Students debate if they like CDTs or PSSAs better.

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Bryson Deal

Standardize testing graphic made by Bryson Deal

CDTs and PSSAs are tests that probably the most feared thing in school by students, and some teachers. They’re horrible, long, and with PSSAs, you don’t get a break. CDT stands for Classroom Diagnostic Tools, and they are a long test on the computer, which lasts through 50 or 60 questions. CDTs also let teachers know the progress of where every student is. You can pause it, but you only have a 20 minute time limit. Sometimes CDTs are extremely stressful, but you will still survive after a long terrible time. CDTs are available for students from kindergarten through 12th grade, but in Freedom they only go third grade through eighth grade.

PSSAs stand for Pennsylvania System of School Assessment, and they are a long test that you have to write out, and Pennsylvania sees the scores students get. They have four sections. There are writing PSSAs, which you have to write a long essay about a small story you have to read. PSSAs have a bunch of questions. Third through eighth grade are the only grades you take PSSAs in, but above eighth grade, you take tests similar called Keystone Exams. But, some people, especially parents, wonder which is worse, CDTs, or PSSAs? 

“I like CDTs better. You can pause CDTs but you have a limited time, but with PSSAs, you can’t pause it at all! You can only leave with a teacher!” said Piper Kiser, fifth-grader. Kiser adds her vote firmly to the CDT pile.

Kiser isn’t incorrect, but a lot of students disagree, or they don’t mind that. A lot of students also say CDTs are better since after PSSAs, you have to wait a long time for everyone to finish testing. Other students disagree, saying that PSSAs are better since you can just watch movies, play inside, or play outside after PSSAs, so all the time wasted is worth it.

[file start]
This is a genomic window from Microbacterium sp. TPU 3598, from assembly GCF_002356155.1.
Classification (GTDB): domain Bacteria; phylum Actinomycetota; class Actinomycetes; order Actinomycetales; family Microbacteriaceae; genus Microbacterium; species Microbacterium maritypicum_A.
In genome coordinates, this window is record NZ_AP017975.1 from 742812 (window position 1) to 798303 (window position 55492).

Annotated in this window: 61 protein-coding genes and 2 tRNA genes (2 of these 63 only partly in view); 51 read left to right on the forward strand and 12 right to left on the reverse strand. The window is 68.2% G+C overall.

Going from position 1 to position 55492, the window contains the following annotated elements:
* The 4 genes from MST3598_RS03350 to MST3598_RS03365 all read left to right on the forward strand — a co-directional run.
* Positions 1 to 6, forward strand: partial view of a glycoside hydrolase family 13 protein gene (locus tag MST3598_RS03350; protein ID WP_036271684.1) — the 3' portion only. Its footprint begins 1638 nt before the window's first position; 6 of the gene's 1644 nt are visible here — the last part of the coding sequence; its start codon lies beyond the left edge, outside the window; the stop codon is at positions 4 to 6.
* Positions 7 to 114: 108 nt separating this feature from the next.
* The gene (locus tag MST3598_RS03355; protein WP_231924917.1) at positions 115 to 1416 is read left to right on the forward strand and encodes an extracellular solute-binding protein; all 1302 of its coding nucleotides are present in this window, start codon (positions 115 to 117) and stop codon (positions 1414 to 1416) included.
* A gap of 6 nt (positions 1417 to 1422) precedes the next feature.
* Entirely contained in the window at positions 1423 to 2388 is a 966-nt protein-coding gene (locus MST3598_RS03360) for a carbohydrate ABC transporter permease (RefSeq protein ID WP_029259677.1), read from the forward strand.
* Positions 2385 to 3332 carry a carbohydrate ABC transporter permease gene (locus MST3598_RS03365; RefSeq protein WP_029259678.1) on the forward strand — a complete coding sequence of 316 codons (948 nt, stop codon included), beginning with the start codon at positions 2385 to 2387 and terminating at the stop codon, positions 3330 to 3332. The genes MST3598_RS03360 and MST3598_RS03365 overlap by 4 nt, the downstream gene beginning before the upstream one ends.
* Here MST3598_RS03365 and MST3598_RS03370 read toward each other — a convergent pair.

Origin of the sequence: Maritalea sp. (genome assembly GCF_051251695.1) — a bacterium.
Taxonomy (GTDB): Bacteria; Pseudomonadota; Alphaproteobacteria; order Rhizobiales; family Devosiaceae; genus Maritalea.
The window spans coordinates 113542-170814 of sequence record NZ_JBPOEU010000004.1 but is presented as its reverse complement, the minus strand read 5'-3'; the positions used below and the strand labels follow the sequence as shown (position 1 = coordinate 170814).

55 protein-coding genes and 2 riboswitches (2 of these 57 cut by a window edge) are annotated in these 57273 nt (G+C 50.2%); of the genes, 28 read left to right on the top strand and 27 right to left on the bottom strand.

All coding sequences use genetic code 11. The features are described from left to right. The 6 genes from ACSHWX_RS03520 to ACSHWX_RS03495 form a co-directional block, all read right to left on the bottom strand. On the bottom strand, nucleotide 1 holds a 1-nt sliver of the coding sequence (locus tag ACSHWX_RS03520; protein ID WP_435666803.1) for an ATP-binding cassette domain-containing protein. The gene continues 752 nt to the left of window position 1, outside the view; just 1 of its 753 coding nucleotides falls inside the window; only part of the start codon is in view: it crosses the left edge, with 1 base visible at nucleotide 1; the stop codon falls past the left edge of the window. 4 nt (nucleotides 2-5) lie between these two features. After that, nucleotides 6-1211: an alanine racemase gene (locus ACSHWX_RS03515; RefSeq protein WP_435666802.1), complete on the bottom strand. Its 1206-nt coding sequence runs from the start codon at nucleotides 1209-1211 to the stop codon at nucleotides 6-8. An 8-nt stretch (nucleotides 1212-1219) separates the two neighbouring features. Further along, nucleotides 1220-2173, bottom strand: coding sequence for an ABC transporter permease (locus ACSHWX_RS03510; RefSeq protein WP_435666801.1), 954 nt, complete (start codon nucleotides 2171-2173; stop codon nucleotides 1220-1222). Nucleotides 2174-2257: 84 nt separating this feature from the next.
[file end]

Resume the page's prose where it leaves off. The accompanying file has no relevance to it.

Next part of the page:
“PSSAs are better, because one, well…it’s kinda obvious if you don’t like the screen light, you don’t have to do that for PSSAs. That’s why it’s better.” Steven Meyer says, and firmly added his vote to the PSSAs pile.

“CDTs are better because they are shorter, and they don’t take as much time as PSSAs. Time is valuable!” Ashlynn Wagner in fifth-grade states. A lot of students like CDTs, but students are clueless on what the teachers think, including Kiser, Meyer, Welsh, and Wagner. Here’s what two teachers think.

“I hate them both.” Mr. Mohrbacher, a sports coach, and sometimes a substitute, says. A lot of students agree with him. That’s what one of the teachers, or sport coach, honestly says about whether PSSAs or CDTs are better. A lot of students also said neither. Here’s another teachers opinion.

“Neither.” Mrs. Boyd, a middle school reading and literature teacher, says. So far, both teachers say none. So, what if teachers dislike CDTs and PSSAs more than students? 

“Equal, to be honest with you. (About if teachers or students despise CDTs and PSSAs more.)  I think it is equal because they both dislike it for different reasons. (She has her answer because of,) teacher conversations and student behaviors.” Mrs. Clibbens, a middle school advanced math teacher says.

Clibbens, Boyd and Mohrbacher let students look into the eyes of a teacher and hear their input about these two horrendous tests. Some students may not think that teachers and students have something in common. Also, some students thought that teachers love CDTs and PSSAs. But, though it was uncommon, some students thought the same thing that Mrs. Clibbens said.

But, in the end, three students like CDTs better, and one student like PSSAs better. But, more voices are out there, so what do you think of which one is better based on the information in this article, and why?